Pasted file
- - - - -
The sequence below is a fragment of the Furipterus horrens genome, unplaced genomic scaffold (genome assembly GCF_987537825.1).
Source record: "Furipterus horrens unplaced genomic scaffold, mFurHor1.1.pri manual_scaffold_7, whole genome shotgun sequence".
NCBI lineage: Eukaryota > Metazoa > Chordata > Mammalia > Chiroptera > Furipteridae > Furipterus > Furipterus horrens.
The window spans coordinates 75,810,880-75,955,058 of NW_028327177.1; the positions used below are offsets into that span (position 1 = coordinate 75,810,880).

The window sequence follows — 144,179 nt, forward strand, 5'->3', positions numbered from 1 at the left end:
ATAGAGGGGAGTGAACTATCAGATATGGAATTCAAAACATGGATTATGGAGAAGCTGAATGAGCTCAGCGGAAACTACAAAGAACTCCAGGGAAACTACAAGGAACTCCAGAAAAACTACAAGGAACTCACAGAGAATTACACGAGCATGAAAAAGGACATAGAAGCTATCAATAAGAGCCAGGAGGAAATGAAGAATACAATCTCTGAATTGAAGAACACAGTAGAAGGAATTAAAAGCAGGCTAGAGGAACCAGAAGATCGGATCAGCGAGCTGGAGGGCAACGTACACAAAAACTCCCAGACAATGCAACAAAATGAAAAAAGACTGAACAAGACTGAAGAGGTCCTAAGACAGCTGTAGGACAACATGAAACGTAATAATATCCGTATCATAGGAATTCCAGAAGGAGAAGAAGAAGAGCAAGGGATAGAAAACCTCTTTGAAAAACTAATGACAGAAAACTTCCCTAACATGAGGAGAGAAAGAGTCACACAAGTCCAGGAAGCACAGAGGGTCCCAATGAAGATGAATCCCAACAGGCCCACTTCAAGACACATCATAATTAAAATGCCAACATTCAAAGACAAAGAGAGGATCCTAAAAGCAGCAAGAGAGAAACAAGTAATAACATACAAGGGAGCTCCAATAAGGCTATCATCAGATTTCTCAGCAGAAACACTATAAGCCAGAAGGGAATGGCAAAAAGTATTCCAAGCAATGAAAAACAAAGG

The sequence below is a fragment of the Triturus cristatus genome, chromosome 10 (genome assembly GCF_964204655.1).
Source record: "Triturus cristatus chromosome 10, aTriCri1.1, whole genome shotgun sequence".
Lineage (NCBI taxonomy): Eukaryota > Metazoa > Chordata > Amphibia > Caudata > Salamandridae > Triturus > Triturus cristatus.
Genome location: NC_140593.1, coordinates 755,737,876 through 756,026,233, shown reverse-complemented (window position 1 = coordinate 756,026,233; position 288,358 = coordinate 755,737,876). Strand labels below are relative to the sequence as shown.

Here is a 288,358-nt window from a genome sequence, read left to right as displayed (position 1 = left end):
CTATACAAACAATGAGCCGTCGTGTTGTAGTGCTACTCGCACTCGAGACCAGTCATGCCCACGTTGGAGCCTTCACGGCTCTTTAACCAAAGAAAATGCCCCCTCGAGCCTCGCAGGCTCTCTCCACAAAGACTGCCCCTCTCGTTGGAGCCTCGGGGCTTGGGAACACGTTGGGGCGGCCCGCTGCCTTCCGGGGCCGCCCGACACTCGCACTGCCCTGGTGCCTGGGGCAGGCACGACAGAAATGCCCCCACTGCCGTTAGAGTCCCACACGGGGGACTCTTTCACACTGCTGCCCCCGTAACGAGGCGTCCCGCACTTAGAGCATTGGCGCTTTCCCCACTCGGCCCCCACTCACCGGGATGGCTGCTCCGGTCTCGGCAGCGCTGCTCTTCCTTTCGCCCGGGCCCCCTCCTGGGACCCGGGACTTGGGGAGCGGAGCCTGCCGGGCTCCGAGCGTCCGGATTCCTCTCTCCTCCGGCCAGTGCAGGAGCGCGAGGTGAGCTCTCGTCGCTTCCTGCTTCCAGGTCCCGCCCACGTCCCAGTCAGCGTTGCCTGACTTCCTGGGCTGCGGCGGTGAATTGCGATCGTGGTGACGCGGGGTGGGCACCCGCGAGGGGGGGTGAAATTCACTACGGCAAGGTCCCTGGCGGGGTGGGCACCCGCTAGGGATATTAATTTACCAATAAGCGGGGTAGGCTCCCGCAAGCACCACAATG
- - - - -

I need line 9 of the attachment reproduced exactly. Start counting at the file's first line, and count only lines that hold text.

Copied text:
Lineage (NCBI taxonomy): Eukaryota > Metazoa > Chordata > Amphibia > Caudata > Salamandridae > Triturus > Triturus cristatus.